As anyone with a 401(k) knows, you've got two things you can do with it in terms of investing: you can "allocate" and your can "contribute." When you "contribute," you're basically having a portion of your paycheck taken out and stuck in a fund (usually broad market based) every other week and there is basically no rhyme or reason as to your entry. You "buy" a position in the fund you designate without regard to how high or low it is on the day your contribution is credited to the account. Unfortunately, you can do virtually nothing with the timing of your "contribution."

However, you are able to "time" your "allocations" should you choose to do so. Not everyone bothers; they just "contribute" a set amount that is distributed among the funds they select in designated percentages every paycheck. They may tweak it from time to time to get it to that 60/40 or 70/30 equity-to-bond ratio that all the financial "experts" we pay the big bucks to have been advising us to do since time immemorial. For some investors who just don't want to watch the market, don't know enough about it, or aren't comfortable with monkeying around with their allocations on a more than quarterly basis, this is probably fine

My two cents, however, is that investors who are making these kinds of "blind" allocations into broad equity market instruments without regard, really, to where the market is at are probably pissing away opportunities to allocate at lower prices and are potentially taking relatively "pricey" positions in a fairly sideways market that has basically gone nowhere since late 2014. Put another way, these "blind contribution" investors have been repeatedly taking positions in the market "at the top of the key" relative to the market's trajectory since 2009, which, last time I checked, is generally not the best place to buy.

With these things in mind, here are some basic rules I'm following with respect to my 401(k) allocations and contributions in an attempt to be smarter about where funds go and when:

1. Adjust your contributions so that they are 100% to what most closely approximates a cash position in your 401(k). In my case, this is to a "fixed income" fund; it doesn't make a whole lot of money, but it largely doesn't lose money either.

2. Make allocations to broad equity market funds on dips, rather than "blindly" allocating every paycheck.

3. Keep allocations small. This might be a dip, but some dips get "dippier." My general rule of thumb is to make an allocation of 5% of what is in my "cash" position at a time.

4. Develop a simple "signal" for when you might want to move funds from your "cash" fund to a broad market fund or chart out the levels at which you'd want to make a move.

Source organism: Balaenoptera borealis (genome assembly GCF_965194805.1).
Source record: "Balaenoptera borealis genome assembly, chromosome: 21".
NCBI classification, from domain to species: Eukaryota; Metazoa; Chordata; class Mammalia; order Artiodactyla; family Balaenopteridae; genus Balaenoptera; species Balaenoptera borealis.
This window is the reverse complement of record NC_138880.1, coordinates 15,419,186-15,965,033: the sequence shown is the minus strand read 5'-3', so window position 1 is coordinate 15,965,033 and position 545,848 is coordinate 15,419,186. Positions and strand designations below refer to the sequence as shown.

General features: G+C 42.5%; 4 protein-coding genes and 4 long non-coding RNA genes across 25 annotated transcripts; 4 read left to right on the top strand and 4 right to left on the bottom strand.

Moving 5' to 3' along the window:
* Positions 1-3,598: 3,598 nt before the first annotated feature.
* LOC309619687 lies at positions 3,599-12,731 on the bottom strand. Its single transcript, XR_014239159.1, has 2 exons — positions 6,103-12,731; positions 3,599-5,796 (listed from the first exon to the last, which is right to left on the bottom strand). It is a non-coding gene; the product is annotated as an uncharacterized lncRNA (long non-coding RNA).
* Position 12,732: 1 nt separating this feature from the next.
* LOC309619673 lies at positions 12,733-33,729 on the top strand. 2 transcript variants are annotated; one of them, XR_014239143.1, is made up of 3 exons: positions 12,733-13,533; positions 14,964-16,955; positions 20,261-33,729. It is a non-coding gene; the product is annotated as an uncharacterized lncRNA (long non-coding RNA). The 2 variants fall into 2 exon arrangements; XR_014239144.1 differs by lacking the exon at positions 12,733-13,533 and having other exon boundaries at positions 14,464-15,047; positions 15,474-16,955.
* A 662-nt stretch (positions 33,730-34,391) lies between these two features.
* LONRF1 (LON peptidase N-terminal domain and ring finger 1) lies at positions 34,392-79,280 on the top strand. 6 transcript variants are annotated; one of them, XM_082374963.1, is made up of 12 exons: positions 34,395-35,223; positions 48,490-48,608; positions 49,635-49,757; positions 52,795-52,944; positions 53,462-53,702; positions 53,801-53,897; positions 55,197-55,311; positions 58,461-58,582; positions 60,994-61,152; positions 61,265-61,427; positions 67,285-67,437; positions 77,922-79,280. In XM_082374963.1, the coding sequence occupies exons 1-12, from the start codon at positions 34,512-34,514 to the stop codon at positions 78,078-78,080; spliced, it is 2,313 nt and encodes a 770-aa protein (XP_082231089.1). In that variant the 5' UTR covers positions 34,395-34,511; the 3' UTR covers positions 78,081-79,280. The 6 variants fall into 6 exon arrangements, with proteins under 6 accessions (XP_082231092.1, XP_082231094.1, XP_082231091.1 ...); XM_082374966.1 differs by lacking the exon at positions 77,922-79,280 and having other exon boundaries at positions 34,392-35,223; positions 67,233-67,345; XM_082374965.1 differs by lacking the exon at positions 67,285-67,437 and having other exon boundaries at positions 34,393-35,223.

Because I look at my 401(k) as a "large time frame" account, I look for dips using the weekly chart and am largely a very patient guy as to when I want to move funds. Here, my eyes are currently on the .236 from the 10/2014 low to the 2016 high or 190 (which is fairly coincident with the Weekly 200 EMA ).**

So, this isn't the dip I'm looking for to move funds from my 401(k) "cash" funds into broad market funds ... . Yet.

* -- I use the same basic rules with my IRA, although I'm offered more flexibility there in terms of fund availability and the nature of the "cash option" which, is, for all practical purposes, "cash."

** -- Noted on the chart are all allocations to a broad market fund since 2011. Up until August 2014, they were all made on touches/breaks of the Weekly 50 EMA . After the August 2015 meltdown, I'm looking at this as long-term rangebound/sideways between 182 and 220 and am more keen on adding at the low end of this range as opposed to using the 50 EMA , which SPY             has already broken).
the 50 EMA is strong with this one
You aren't trading options in your IRA yet?!
The primary IRA I work is a traditional that is all SPY shares that I set up "at the turn of the century." All I'm basically doing there is selling the monthly 20 delta short calls against and/or doing 20 delta covered strangles on the shares to reduce cost basis. It also brings in a quarterly dividend. It's boring, but I don't get into much trouble with it ... .
Benji NaughtyPines
As long as you're able to have some flexibility and help to reduce basis on it, then you're still set up to succeed versus the stuck 401k approach I have now. I like your approach of having it in the stable fund mostly until large pull backs.
401(k) basically blows as an investment tool, particularly if your employer doesn't offer much in terms of fund selection. You can only be long, and it's hard to weather downturns. Naturally, there is that whole "employer matching fund" thing ... .
NaughtyPines NaughtyPines
In an ideal world, I'd like the employer matching funds plus the flexibility of an IRA (writes letter to Congressman, fulling knowing that "that'll never happen").
Benji NaughtyPines
The absolute only reason I am contributing to a 401k right now (basic plan is to retire @ 31, based on (annual expenses * 25 and <4% withdraw rate each year from then on)) is because I can get the match and then convert it to a tradable IRA in the future. In other words, I see very little point in investing in the 401k.
Exactly. That's basically my plan, rollover into "something I can work with."
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